No. Sam is not my mother. What kind of an argument is that?

            The problem isn't so much technical, but human. Spam isn't some sort of bug to be fixed, but is caused by other human beings.

            Someone is benefiting from spam. So the only way to "fix" that problem is to eliminate that benefit as much as possible.


            Right, I'm with you, so how do you propose to that?

             

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              Anonymous Coward, May 25th, 2007 @ 11:16am

              Re: Re: Re: Re: Re: Well...

              No. Sam is not my mother. What kind of an argument is that?
              Right over your head, huh?

               

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            Anonymous Coward, May 25th, 2007 @ 11:17am

            Re: Re: Re: Re: Well...

            Would you seriously give your mother the same answer as you did to Sam? You'd call her a dolt and ignore her?
            I believe he would.

             

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      Tom, May 24th, 2007 @ 9:34am

      Re: But we should

      complain about the junk mail. There are many reason to stop it. Who uses it? Nobody. Think of all the tree. (I'm no tree hugger). I have missed mail because it got mixed in with all the junk I get and don't want.

       

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      Charles Griswold, May 24th, 2007 @ 8:26pm

      Re: Well...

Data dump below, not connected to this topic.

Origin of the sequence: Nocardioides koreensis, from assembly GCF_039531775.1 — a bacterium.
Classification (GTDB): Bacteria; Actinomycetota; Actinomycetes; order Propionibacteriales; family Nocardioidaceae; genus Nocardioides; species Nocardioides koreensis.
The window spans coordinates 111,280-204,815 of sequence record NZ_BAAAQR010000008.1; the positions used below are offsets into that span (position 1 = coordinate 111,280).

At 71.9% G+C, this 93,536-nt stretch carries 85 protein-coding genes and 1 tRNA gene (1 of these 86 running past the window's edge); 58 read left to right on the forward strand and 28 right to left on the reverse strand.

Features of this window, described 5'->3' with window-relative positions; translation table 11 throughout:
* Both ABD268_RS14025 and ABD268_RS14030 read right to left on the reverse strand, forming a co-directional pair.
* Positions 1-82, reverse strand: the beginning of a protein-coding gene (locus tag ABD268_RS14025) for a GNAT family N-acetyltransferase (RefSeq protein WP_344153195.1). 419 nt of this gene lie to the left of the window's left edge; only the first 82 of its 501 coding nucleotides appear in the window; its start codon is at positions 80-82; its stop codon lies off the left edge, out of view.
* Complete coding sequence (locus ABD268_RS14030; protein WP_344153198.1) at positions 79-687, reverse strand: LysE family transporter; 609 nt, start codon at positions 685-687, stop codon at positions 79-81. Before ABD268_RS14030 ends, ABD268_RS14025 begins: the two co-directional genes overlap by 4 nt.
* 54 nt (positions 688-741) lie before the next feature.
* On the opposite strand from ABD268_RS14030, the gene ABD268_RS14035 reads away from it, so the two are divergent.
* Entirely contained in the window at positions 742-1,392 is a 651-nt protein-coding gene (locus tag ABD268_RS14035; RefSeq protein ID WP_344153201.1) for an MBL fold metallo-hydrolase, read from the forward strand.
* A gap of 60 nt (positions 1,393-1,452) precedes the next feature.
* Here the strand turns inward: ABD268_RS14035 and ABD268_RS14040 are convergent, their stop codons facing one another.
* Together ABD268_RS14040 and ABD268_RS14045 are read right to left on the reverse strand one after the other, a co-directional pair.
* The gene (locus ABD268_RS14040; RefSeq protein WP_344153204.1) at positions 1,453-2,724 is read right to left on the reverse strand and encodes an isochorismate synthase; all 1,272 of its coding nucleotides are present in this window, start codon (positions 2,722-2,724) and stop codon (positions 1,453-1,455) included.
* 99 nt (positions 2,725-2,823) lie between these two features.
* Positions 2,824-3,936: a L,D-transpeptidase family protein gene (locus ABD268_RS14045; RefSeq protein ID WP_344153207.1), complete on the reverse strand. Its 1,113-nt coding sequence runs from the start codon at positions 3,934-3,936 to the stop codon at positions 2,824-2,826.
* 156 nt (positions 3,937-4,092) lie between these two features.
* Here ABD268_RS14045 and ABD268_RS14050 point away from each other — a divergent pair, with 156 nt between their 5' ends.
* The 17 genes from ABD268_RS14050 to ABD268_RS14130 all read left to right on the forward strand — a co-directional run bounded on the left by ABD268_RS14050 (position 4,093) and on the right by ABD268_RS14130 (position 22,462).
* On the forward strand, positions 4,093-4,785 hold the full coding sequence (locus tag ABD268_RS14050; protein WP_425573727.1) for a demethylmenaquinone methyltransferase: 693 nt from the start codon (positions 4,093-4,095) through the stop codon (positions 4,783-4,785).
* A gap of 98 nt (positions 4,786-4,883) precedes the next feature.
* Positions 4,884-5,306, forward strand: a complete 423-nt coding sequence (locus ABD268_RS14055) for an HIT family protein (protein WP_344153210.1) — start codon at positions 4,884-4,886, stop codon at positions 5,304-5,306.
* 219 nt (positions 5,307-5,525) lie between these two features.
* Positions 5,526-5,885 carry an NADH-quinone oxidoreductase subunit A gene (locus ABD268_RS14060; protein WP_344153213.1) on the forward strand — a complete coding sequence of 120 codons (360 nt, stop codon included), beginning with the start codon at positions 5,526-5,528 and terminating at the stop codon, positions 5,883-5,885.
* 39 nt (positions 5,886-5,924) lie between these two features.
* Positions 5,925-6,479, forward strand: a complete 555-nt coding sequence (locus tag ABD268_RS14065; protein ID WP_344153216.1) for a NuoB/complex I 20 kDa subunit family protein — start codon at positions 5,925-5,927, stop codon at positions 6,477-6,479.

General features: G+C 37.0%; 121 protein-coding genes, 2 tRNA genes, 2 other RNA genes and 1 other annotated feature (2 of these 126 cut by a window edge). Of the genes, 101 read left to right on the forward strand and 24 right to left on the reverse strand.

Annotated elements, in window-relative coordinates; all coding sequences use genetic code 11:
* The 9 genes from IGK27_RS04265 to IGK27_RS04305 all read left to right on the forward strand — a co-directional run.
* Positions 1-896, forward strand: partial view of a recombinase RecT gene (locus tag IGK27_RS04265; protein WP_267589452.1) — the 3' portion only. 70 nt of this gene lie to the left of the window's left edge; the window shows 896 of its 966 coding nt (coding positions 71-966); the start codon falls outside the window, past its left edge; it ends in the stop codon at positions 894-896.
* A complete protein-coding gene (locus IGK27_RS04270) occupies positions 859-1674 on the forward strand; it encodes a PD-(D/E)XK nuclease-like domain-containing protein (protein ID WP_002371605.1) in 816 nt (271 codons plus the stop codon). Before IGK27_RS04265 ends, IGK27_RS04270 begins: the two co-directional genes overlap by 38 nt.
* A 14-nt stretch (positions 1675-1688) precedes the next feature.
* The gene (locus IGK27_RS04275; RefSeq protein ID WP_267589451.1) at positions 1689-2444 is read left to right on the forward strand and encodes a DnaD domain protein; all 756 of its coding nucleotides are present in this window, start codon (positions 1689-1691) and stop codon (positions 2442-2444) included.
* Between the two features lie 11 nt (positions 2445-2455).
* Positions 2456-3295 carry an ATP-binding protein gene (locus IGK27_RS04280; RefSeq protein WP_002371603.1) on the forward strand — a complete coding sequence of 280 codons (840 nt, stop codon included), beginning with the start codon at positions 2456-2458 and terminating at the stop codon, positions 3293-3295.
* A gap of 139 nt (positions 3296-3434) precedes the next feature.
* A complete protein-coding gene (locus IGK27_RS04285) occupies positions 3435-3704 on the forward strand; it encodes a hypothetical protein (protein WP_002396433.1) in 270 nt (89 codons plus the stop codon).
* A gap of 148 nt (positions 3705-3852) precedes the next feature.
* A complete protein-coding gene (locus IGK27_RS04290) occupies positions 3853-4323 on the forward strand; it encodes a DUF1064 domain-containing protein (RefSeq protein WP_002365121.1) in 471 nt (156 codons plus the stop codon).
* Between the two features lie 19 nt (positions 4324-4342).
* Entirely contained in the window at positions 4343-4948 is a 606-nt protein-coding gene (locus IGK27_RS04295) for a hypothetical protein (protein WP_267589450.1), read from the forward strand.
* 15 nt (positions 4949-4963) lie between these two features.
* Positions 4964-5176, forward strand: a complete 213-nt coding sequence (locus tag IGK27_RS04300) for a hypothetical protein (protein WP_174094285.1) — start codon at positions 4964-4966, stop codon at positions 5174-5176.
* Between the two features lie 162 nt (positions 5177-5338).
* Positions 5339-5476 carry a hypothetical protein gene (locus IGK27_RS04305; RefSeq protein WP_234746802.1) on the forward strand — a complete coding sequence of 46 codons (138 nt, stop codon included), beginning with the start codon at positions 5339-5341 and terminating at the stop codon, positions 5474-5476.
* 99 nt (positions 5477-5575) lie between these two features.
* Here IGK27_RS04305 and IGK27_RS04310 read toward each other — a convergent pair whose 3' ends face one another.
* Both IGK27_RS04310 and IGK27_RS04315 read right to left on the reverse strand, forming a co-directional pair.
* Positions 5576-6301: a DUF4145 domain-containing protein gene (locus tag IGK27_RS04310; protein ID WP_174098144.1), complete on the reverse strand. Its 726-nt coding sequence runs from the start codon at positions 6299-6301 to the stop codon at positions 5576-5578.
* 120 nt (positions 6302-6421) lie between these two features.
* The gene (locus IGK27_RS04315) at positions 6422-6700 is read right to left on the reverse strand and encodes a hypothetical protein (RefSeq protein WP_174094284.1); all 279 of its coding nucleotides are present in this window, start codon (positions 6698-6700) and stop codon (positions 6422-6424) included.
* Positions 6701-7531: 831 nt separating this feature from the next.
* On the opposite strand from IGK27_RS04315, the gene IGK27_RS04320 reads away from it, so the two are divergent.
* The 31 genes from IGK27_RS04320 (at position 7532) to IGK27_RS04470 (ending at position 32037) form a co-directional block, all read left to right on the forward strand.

Like someone said earlier today; no one seems to be taking the supermarkets to court for all the crap they're dumping in our postboxes daily.
      Most people get at most a half-dozen pieces of junk mail at a time. It's really easy to glance through it and toss what you don't want. Unless, of course, this happens to you.
      We got used to junkmail and eventually we'll deal with email spam the same way we deal with junkmail: whistle through our teeth and throw it in the garbage.
      Some people get several hundred spam emails per day. You're telling me that you're gonna whistle though your teeth for the couple of hours that it takes to wade through hundreds of spam messages?

      Honestly, the only reason that spam doesn't bother me is because I hardly ever see it. Gmail filters almost all of it out. People who are forced to use other email systems don't always have that luxury.

       

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        Cixelsid, May 25th, 2007 @ 5:23am

        Re: Re: Well...

        Most people get at most a half-dozen pieces of junk mail at a time. It's really easy to glance through it and toss what you don't want. Unless, of course, this happens to you.

        I guess it depends on how you are affected by either spam or junk mail. In my case, I have very little problems with Spam, I get more junk mail than spam.

        My point was, its part of life, we should ignore it and hopefully it'll go away. If no one responded to spam then it would have no reason to exist, right?

        If you are getting inundated by hundreds of spam mails a day then its probably time to change your mail address, and maybe next time not be so indiscrete about your address.

         

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          Anonymous Coward, May 25th, 2007 @ 8:21pm

          Re: Re: Re: Well...